In December, attorney Glen Keith Allen filed a massive lawsuit, including defamation and charges under the Racketeer Influenced and Corrupt Organizations (RICO) Act.

"RICO itself is not a violation of the law, it applies on top of and in addition to an underlying violation," Staver explained. Allen's lawsuit charged the SPLC and two employees with RICO counts involving mail fraud.

If a court rules the SPLC broke the law by sending fraudulent communication through the mail or on the internet, RICO comes into play if there is "also a conspiracy and an enterprise that is taking place among different people or organizations over a specific period of time," Staver explained. "RICO comes on top of [the penalties under the law] and triples the damages and requires recovery of attorney fees."

Earlier this month, the Center for Immigration Studies (CIS) filed a very specific RICO and wire fraud lawsuit against the SPLC, specifically for falsely branding CIS a "hate group," although CIS did not fit the far-Left group's definition of a "hate group."

Teaching Tolerance has specifically attacked CIS as unreliable, and the SPLC still includes CIS on its list and map of "hate groups." CIS did not respond to request for comment as to whether or not this liability could bring Google into its active lawsuit.

In 2012 that "hate map" inspired a terrorist attack against the Family Research Council (FRC). While the SPLC condemned the attack, it did not remove FRC from the list of "hate groups" or the "hate map."

In 2017 the man who shot Rep. Steve Scalise (R-La.) in the congressional baseball game shooting had "liked" the SPLC on Facebook. The far-Left group had attacked Scalise multiple times.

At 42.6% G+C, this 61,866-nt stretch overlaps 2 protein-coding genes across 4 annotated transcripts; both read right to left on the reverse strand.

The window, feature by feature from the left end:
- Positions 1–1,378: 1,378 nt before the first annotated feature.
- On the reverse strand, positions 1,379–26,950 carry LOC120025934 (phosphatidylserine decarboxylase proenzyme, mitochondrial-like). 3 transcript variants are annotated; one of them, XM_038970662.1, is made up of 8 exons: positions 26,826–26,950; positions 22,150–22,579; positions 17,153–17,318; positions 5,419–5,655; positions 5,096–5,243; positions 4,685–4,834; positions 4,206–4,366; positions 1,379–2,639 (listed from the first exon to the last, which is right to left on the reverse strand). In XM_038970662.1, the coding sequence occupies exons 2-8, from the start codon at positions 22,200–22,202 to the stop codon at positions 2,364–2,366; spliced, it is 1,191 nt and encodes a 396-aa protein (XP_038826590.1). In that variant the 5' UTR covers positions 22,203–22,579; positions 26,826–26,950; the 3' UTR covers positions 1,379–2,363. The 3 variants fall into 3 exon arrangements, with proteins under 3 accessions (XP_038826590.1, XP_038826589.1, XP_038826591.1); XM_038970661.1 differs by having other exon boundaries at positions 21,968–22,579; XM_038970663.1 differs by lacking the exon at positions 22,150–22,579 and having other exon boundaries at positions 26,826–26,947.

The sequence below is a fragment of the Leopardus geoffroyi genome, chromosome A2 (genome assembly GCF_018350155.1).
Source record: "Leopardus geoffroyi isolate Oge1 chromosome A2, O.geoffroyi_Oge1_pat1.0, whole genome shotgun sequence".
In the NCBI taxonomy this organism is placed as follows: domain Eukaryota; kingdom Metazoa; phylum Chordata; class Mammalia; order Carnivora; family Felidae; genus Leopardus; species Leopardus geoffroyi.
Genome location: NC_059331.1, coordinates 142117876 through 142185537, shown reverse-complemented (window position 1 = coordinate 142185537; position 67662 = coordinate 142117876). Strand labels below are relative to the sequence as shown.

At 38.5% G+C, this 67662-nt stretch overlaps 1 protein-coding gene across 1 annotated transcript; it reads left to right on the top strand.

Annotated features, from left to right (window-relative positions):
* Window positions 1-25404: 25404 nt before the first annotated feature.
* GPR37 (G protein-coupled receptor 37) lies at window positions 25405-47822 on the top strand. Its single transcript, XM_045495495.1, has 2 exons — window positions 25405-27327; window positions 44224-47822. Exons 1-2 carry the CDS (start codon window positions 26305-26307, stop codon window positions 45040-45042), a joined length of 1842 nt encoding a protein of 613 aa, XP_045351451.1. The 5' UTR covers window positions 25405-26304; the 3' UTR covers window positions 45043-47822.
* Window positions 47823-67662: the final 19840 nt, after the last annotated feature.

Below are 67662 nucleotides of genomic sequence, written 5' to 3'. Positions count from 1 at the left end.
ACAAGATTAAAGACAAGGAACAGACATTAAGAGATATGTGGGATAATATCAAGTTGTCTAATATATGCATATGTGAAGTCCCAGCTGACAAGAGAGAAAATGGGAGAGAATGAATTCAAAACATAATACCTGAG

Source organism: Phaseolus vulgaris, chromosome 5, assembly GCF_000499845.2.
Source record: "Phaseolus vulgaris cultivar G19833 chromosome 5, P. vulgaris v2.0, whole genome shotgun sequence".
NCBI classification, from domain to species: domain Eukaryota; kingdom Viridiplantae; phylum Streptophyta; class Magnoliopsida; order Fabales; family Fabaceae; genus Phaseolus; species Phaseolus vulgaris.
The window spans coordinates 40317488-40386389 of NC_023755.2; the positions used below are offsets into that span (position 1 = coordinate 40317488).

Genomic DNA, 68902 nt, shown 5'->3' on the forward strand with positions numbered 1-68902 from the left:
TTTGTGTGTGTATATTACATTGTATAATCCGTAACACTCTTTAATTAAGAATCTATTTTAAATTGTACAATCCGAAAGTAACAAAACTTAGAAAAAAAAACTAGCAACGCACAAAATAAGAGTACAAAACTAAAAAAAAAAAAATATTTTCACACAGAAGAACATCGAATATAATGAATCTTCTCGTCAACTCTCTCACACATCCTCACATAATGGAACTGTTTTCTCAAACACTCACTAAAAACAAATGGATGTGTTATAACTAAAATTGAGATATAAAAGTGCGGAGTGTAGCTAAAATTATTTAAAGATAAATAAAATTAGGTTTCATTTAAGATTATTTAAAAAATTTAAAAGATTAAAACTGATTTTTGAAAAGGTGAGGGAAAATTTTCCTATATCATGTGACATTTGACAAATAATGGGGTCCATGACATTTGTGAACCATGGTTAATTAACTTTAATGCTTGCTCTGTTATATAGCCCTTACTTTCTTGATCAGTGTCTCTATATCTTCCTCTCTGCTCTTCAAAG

On multiple occasions, former spokesman Mark Potok explained that the SPLC's "aim in life is to destroy these groups, completely destroy them."

Even so, many media outlets cite the far-Left group's "hate group" list as accurate, and tech companies have decided to blacklist conservative organizations on the list. The Ruth Institute lost its donation processing company. Amazon.com's charity organization, Amazon Smile, dropped D. James Kennedy Ministries and Alliance Defending Freedom. Patreon booted Robert Spencer from its platform.

As for Google itself, PragerU has filed a lawsuit against Google and YouTube for censoring and demonetizing their videos. YouTube considers the SPLC a "trusted flagger" on this Google platform. Terrified conservative employees at Silicon Valley firms engage in self-censorship, Google Leftists are reportedly targeting conservative employees, and last year dissenting Facebook employees unmasked the liberal "political monoculture" at that company.

Hans von Spakovsky, the Heritage Foundation senior legal fellow, noted that "there are a lot of folks complaining that Google is biased against conservative individuals." Referring to the SPLC's relationship with Google.org, he said "this kind of a close relationship with this particular organization is not going to help Google in that claim."

Even if Google's relationship with the SPLC does not ensnare the tech giant in defamation and RICO lawsuits, it remains a liability nonetheless. It's high time the tech giant end its support for this far-Left smear group.

Follow the author of this article on Twitter at @Tyler2ONeil.